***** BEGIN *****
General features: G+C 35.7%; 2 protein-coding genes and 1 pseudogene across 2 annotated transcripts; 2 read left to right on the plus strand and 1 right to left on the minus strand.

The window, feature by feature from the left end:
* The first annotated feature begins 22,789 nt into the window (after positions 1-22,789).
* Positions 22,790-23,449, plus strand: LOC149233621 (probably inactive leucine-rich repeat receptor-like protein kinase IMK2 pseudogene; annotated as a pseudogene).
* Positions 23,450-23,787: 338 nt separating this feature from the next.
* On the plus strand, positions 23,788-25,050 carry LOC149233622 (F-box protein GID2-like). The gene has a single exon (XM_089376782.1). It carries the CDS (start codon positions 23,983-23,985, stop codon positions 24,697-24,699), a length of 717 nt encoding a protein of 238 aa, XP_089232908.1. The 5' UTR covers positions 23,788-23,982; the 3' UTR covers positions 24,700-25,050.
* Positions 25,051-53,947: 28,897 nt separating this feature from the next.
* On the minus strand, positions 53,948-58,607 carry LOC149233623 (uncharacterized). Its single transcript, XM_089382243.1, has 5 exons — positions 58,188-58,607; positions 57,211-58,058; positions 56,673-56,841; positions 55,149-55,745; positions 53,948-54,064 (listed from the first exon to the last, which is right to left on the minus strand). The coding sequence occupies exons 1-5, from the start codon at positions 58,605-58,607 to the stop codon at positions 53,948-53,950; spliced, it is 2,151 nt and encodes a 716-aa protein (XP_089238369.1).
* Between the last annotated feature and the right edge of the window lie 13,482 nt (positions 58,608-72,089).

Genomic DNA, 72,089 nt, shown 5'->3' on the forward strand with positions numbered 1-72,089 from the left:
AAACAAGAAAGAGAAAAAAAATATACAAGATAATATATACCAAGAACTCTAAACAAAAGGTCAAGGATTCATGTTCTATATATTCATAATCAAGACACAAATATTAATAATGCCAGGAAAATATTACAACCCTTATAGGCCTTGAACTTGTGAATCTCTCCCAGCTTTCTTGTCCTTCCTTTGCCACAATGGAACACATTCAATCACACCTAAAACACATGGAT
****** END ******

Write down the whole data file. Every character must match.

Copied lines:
General features: G+C 35.7%; 2 protein-coding genes and 1 pseudogene across 2 annotated transcripts; 2 read left to right on the plus strand and 1 right to left on the minus strand.

The window, feature by feature from the left end:
* The first annotated feature begins 22,789 nt into the window (after positions 1-22,789).
* Positions 22,790-23,449, plus strand: LOC149233621 (probably inactive leucine-rich repeat receptor-like protein kinase IMK2 pseudogene; annotated as a pseudogene).
* Positions 23,450-23,787: 338 nt separating this feature from the next.
* On the plus strand, positions 23,788-25,050 carry LOC149233622 (F-box protein GID2-like). The gene has a single exon (XM_089376782.1). It carries the CDS (start codon positions 23,983-23,985, stop codon positions 24,697-24,699), a length of 717 nt encoding a protein of 238 aa, XP_089232908.1. The 5' UTR covers positions 23,788-23,982; the 3' UTR covers positions 24,700-25,050.
* Positions 25,051-53,947: 28,897 nt separating this feature from the next.
* On the minus strand, positions 53,948-58,607 carry LOC149233623 (uncharacterized). Its single transcript, XM_089382243.1, has 5 exons — positions 58,188-58,607; positions 57,211-58,058; positions 56,673-56,841; positions 55,149-55,745; positions 53,948-54,064 (listed from the first exon to the last, which is right to left on the minus strand). The coding sequence occupies exons 1-5, from the start codon at positions 58,605-58,607 to the stop codon at positions 53,948-53,950; spliced, it is 2,151 nt and encodes a 716-aa protein (XP_089238369.1).
* Between the last annotated feature and the right edge of the window lie 13,482 nt (positions 58,608-72,089).

Genomic DNA, 72,089 nt, shown 5'->3' on the forward strand with positions numbered 1-72,089 from the left:
AAACAAGAAAGAGAAAAAAAATATACAAGATAATATATACCAAGAACTCTAAACAAAAGGTCAAGGATTCATGTTCTATATATTCATAATCAAGACACAAATATTAATAATGCCAGGAAAATATTACAACCCTTATAGGCCTTGAACTTGTGAATCTCTCCCAGCTTTCTTGTCCTTCCTTTGCCACAATGGAACACATTCAATCACACCTAAAACACATGGAT